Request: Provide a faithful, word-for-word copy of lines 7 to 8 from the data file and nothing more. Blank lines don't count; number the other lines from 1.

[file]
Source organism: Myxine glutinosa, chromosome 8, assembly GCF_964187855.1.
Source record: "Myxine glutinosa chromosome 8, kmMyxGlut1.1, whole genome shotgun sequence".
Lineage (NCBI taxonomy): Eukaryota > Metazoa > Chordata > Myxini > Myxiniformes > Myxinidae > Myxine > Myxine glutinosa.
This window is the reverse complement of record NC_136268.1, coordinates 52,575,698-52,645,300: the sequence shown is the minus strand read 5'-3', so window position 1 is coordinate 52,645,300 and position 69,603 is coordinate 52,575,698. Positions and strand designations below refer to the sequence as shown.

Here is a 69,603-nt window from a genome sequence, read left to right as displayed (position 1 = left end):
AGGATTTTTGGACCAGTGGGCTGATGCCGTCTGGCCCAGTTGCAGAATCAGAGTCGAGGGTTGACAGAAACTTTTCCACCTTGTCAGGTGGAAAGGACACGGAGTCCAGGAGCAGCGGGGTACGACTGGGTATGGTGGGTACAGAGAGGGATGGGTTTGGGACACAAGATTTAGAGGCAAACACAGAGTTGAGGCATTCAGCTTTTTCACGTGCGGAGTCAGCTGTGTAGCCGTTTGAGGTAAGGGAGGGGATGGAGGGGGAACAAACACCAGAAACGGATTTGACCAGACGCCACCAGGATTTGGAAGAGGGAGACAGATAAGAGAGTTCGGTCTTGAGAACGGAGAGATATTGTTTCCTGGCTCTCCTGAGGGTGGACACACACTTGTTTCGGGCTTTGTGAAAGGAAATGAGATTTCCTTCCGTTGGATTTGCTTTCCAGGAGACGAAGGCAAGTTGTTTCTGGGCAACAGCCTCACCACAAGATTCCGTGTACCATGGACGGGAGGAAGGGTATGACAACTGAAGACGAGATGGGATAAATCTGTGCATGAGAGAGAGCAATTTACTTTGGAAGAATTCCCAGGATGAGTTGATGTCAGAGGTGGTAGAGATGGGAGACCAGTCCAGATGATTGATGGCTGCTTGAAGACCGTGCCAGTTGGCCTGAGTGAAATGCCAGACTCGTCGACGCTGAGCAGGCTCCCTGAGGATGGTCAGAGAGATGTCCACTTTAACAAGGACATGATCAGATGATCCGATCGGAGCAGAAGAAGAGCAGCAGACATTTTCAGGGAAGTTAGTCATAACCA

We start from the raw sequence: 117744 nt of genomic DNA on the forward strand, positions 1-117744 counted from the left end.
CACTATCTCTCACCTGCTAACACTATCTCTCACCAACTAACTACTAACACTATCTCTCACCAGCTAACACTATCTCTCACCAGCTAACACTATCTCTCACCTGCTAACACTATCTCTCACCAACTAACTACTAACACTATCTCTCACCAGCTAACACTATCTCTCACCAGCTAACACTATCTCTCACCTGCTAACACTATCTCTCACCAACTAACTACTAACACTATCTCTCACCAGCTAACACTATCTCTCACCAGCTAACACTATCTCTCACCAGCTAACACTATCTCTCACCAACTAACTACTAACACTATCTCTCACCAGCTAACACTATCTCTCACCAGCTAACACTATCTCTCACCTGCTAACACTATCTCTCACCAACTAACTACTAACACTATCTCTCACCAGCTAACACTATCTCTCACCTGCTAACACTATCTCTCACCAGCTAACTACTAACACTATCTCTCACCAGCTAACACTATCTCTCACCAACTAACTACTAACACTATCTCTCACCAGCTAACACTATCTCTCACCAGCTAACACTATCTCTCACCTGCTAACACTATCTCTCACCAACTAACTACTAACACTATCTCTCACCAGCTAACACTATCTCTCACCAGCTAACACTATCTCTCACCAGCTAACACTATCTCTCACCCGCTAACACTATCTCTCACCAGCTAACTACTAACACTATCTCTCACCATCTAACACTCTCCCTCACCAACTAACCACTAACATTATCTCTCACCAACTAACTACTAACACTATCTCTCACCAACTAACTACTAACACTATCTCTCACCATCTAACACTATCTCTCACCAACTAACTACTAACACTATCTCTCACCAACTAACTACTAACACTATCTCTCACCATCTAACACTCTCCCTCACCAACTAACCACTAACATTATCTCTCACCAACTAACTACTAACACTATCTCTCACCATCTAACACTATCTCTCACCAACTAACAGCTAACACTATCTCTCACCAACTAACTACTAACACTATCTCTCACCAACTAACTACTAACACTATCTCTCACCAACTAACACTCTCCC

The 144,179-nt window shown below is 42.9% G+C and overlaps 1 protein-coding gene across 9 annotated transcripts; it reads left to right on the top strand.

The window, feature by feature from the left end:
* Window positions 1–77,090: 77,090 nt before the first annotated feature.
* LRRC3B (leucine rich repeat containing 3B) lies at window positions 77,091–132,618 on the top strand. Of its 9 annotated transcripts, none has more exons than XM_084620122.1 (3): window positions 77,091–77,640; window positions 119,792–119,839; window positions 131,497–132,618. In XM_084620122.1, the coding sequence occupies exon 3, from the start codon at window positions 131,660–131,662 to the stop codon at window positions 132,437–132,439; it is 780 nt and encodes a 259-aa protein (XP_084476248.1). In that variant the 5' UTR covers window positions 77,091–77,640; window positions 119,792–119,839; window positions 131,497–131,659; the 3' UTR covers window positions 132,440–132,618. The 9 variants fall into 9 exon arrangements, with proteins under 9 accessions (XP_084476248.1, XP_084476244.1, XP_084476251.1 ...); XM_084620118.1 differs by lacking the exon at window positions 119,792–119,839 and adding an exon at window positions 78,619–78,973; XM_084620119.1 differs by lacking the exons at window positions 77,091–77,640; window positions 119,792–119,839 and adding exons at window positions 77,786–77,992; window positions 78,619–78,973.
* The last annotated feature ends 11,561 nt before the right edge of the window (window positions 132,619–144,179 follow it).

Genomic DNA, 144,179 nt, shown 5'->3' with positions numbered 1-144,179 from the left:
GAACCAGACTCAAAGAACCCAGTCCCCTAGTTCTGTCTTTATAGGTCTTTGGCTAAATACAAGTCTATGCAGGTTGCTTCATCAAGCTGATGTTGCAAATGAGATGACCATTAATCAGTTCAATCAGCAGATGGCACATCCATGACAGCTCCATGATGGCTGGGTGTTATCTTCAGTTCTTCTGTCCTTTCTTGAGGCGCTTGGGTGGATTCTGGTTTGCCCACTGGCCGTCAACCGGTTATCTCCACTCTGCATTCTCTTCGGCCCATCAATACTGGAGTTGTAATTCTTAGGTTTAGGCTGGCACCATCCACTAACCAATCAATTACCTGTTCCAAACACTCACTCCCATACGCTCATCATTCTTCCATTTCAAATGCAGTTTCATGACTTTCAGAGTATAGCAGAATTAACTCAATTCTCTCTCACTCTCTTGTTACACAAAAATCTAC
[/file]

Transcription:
We start from the raw sequence: 117744 nt of genomic DNA on the forward strand, positions 1-117744 counted from the left end.
CACTATCTCTCACCTGCTAACACTATCTCTCACCAACTAACTACTAACACTATCTCTCACCAGCTAACACTATCTCTCACCAGCTAACACTATCTCTCACCTGCTAACACTATCTCTCACCAACTAACTACTAACACTATCTCTCACCAGCTAACACTATCTCTCACCAGCTAACACTATCTCTCACCTGCTAACACTATCTCTCACCAACTAACTACTAACACTATCTCTCACCAGCTAACACTATCTCTCACCAGCTAACACTATCTCTCACCAGCTAACACTATCTCTCACCAACTAACTACTAACACTATCTCTCACCAGCTAACACTATCTCTCACCAGCTAACACTATCTCTCACCTGCTAACACTATCTCTCACCAACTAACTACTAACACTATCTCTCACCAGCTAACACTATCTCTCACCTGCTAACACTATCTCTCACCAGCTAACTACTAACACTATCTCTCACCAGCTAACACTATCTCTCACCAACTAACTACTAACACTATCTCTCACCAGCTAACACTATCTCTCACCAGCTAACACTATCTCTCACCTGCTAACACTATCTCTCACCAACTAACTACTAACACTATCTCTCACCAGCTAACACTATCTCTCACCAGCTAACACTATCTCTCACCAGCTAACACTATCTCTCACCCGCTAACACTATCTCTCACCAGCTAACTACTAACACTATCTCTCACCATCTAACACTCTCCCTCACCAACTAACCACTAACATTATCTCTCACCAACTAACTACTAACACTATCTCTCACCAACTAACTACTAACACTATCTCTCACCATCTAACACTATCTCTCACCAACTAACTACTAACACTATCTCTCACCAACTAACTACTAACACTATCTCTCACCATCTAACACTCTCCCTCACCAACTAACCACTAACATTATCTCTCACCAACTAACTACTAACACTATCTCTCACCATCTAACACTATCTCTCACCAACTAACAGCTAACACTATCTCTCACCAACTAACTACTAACACTATCTCTCACCAACTAACTACTAACACTATCTCTCACCAACTAACACTCTCCC